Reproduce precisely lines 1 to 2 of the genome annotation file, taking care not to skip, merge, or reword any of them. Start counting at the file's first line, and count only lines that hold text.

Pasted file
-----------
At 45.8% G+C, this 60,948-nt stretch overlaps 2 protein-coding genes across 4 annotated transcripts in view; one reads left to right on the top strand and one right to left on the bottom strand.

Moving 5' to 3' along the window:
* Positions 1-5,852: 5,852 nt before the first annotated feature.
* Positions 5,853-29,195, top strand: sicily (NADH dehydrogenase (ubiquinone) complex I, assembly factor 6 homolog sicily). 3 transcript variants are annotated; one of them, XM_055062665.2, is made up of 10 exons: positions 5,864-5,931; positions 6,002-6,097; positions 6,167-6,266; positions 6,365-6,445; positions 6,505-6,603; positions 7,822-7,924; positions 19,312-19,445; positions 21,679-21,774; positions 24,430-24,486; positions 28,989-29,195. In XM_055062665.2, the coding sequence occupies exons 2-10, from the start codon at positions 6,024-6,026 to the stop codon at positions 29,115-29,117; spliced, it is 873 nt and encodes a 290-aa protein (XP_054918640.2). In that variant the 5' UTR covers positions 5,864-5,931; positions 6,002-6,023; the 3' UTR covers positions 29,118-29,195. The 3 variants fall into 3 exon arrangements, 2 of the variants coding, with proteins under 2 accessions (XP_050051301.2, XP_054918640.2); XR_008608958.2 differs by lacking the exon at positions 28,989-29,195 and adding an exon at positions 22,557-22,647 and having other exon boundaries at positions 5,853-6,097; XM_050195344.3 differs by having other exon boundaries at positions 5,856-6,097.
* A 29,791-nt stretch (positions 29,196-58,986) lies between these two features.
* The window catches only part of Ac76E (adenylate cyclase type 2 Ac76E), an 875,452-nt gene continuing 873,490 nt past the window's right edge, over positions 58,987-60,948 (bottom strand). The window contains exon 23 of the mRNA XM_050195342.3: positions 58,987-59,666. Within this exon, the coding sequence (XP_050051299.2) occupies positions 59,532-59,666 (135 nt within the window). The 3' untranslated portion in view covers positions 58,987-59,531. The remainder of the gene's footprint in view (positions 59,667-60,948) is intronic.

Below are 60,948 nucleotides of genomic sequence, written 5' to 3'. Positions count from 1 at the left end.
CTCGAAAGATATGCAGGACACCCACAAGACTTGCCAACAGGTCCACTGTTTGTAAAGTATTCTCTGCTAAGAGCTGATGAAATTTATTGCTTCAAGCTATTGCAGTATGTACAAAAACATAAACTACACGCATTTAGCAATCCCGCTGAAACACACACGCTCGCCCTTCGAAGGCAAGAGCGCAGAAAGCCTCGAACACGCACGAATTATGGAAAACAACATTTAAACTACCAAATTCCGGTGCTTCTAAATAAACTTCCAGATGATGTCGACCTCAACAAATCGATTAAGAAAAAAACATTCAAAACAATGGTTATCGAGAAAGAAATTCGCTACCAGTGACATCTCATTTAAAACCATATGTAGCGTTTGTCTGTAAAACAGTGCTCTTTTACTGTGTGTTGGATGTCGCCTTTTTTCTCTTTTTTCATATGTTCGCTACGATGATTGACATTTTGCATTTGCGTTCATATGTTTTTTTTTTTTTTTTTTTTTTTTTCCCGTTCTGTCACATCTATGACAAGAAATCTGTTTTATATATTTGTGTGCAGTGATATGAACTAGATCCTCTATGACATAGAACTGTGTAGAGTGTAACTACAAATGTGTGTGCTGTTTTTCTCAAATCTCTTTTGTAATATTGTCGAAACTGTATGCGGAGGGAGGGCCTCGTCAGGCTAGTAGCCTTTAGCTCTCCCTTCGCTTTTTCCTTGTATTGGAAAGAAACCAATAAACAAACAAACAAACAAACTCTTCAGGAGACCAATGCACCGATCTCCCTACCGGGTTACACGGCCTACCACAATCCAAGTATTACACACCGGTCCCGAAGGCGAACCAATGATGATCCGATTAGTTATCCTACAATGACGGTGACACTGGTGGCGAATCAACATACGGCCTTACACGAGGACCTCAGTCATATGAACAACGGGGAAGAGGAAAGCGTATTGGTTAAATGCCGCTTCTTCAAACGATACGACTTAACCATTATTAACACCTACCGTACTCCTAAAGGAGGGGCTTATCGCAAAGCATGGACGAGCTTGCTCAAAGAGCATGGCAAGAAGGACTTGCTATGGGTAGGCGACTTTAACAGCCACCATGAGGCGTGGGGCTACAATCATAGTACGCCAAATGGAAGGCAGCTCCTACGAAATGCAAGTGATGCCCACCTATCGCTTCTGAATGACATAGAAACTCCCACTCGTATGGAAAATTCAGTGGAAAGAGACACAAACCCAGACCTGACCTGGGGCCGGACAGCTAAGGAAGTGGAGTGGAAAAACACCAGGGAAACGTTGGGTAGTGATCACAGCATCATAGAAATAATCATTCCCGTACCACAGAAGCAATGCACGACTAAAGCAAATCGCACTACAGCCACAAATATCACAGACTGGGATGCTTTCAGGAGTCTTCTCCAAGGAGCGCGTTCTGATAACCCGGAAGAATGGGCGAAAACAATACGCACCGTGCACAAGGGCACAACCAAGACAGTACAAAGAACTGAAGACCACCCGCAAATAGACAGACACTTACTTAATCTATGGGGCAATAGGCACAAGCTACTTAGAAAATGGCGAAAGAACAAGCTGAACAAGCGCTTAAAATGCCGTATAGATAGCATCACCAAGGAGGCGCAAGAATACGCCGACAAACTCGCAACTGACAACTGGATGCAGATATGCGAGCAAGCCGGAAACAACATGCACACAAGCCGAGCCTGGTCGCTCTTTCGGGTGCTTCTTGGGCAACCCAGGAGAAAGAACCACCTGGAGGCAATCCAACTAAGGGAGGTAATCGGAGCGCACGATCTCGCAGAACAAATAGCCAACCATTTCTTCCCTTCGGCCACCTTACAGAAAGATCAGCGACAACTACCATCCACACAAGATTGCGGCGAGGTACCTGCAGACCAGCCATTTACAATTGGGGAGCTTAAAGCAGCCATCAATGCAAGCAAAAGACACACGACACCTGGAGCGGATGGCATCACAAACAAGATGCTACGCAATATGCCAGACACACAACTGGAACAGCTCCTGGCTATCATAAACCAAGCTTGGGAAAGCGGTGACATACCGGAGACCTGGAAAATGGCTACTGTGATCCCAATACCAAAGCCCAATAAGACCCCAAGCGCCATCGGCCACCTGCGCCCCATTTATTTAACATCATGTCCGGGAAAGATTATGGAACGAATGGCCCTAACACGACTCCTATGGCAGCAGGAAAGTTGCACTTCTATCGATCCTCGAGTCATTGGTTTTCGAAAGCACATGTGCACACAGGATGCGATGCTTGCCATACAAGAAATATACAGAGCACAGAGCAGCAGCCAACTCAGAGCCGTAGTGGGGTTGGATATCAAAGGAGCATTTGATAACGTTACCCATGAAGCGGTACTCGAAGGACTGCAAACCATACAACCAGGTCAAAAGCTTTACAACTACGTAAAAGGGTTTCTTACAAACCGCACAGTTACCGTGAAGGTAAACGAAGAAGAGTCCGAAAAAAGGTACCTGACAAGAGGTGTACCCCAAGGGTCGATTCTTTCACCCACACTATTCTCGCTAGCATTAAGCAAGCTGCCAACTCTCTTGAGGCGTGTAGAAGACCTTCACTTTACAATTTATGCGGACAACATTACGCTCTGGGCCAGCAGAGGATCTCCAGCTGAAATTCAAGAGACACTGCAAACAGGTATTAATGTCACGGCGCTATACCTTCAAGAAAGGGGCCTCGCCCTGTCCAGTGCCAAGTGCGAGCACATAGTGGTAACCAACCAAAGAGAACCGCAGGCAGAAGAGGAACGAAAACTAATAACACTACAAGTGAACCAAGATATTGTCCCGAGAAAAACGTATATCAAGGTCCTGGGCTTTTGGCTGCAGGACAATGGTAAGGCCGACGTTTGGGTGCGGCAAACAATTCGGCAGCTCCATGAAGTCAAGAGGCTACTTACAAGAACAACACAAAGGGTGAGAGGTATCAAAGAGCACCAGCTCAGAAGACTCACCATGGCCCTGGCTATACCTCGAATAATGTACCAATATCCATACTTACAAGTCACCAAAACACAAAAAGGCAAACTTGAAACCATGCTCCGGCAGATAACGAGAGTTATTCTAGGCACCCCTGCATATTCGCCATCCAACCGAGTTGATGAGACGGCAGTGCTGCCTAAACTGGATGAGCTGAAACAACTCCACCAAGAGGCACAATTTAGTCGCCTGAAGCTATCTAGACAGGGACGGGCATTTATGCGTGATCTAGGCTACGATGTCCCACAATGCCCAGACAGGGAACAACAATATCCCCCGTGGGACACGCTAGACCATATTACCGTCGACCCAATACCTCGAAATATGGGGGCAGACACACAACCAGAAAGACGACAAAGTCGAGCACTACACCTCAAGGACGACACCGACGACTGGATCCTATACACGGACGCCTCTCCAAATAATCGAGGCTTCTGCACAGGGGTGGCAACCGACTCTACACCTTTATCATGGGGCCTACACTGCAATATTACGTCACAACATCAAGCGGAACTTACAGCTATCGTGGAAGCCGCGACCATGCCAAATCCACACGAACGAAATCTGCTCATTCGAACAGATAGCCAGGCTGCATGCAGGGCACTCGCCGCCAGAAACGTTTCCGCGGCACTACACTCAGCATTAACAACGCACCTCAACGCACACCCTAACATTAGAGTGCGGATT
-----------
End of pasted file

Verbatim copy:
At 45.8% G+C, this 60,948-nt stretch overlaps 2 protein-coding genes across 4 annotated transcripts in view; one reads left to right on the top strand and one right to left on the bottom strand.

Moving 5' to 3' along the window: